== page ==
If a man lives under the commands of a carnal mind as if he only believed in this world, the grave is to him a dark corridor. The terror of death makes him feel such a pain that he cannot compare it with anything else. Yet if he applies the principles mentioned above, going beyond his worldly self and proceeding toward his angelic side hidden within, then death would be seen as a condition of communion with Allah. Thus, death, which causes shivers in most people, is transformed into eagerness of union with “the highest friend” (al-rafīq al-a‘lā). This kind of death is like “Shab-i ‘Arūs,” the wedding night as expressed by Rūmī, one of the greatest Sufis. Death has transformed from a terrible reality into something beautiful. The only way for such “beautification of death” is to increase in spirituality by following the conditions we have described. The best way is expressed in the verse “And serve your Lord until there comes to you the hour that is certain.” (Hijr, 15:99) That is, be a proper servant to Him to the last breath. How happy are the ones who can return to their Lord before death comes!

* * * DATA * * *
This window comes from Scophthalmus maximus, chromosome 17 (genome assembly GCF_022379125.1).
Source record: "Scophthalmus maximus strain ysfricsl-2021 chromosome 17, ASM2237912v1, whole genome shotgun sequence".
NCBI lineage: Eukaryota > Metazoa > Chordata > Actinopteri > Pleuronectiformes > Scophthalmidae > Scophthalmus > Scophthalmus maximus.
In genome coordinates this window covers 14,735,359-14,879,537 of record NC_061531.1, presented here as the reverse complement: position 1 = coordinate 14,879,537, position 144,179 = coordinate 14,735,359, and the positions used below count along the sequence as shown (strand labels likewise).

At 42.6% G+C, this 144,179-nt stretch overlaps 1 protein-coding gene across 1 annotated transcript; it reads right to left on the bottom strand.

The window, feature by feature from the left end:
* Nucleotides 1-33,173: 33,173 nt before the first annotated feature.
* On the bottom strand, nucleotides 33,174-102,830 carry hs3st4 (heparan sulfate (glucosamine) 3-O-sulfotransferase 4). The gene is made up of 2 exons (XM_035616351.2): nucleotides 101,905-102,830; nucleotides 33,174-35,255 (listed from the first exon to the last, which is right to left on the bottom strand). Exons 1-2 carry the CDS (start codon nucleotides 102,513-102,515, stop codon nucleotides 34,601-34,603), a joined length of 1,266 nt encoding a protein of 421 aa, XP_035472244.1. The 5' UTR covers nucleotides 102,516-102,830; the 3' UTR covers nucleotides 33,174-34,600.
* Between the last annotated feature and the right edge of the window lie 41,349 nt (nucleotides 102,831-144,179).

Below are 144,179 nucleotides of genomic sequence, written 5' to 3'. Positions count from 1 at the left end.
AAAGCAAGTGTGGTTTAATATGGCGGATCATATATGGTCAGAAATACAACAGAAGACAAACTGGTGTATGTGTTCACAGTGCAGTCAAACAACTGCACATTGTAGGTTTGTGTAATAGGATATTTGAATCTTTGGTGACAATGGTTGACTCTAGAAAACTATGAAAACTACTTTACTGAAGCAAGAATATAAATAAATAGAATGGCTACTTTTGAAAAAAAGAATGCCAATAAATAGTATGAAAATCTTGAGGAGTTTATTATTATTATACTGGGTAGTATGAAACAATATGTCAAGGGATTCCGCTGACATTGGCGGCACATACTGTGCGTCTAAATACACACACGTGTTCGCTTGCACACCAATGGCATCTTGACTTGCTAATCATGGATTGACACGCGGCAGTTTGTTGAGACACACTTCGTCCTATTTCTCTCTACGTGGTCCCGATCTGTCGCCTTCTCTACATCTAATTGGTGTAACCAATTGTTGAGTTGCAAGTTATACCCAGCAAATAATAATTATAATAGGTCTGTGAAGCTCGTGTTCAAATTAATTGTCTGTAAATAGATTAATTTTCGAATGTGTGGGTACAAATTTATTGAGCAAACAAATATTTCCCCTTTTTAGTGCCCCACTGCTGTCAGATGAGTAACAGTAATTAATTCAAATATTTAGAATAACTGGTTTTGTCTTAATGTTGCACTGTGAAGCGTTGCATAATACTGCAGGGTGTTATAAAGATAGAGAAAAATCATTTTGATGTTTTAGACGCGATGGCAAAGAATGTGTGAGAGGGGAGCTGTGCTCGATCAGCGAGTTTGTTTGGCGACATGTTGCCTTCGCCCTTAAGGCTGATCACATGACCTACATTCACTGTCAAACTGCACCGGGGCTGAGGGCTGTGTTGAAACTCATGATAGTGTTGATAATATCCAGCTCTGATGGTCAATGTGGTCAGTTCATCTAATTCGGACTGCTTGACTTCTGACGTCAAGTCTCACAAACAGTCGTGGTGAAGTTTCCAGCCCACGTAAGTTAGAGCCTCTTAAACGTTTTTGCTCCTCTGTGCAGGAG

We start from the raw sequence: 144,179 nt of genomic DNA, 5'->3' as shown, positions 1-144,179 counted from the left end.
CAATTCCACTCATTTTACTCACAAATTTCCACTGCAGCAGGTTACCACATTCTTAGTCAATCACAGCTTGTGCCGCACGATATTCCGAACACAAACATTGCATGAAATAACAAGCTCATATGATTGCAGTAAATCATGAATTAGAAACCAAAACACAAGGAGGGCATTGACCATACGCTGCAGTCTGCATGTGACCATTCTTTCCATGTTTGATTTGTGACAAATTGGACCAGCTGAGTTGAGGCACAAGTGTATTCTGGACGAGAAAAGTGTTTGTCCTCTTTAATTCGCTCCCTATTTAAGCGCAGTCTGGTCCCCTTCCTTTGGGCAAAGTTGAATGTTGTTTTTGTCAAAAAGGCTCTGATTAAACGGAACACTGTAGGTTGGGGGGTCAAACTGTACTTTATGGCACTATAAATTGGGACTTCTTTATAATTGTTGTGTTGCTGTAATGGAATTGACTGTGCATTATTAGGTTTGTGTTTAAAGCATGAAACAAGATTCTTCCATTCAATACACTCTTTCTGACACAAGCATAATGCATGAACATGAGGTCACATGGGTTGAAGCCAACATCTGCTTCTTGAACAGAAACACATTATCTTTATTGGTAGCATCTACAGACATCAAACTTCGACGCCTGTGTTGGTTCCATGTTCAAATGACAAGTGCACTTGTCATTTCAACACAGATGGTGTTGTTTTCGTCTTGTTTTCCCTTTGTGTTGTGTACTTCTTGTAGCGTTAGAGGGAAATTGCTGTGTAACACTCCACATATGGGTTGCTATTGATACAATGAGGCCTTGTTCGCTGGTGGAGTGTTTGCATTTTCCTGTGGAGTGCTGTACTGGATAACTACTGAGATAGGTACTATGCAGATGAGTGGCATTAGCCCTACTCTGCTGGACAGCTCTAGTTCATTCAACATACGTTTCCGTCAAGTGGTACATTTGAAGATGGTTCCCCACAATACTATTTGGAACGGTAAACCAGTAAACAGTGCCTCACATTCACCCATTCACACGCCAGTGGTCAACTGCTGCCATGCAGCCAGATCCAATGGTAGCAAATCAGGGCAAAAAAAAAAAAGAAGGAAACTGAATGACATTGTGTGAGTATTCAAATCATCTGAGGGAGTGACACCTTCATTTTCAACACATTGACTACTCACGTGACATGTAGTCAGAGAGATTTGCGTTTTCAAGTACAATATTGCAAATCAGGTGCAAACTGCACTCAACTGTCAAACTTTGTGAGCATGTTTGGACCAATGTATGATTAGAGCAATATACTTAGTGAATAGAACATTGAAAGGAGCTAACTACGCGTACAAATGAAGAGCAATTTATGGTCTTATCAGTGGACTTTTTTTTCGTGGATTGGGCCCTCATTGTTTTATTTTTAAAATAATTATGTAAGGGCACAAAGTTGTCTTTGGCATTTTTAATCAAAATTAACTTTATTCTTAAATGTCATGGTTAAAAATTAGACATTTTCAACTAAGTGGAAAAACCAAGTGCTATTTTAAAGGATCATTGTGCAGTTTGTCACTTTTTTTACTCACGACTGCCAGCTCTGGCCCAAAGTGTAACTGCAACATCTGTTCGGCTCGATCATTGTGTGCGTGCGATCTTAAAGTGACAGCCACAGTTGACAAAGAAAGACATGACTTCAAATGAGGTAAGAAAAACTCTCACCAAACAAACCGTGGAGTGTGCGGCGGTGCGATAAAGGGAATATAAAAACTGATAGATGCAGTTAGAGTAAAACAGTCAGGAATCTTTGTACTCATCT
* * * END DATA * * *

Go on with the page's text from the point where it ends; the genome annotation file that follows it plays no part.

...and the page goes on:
O our Lord, let us wake up to the real world by catching the essence of “Die before death comes to you,” and behold the universe with consciousness.

Amin!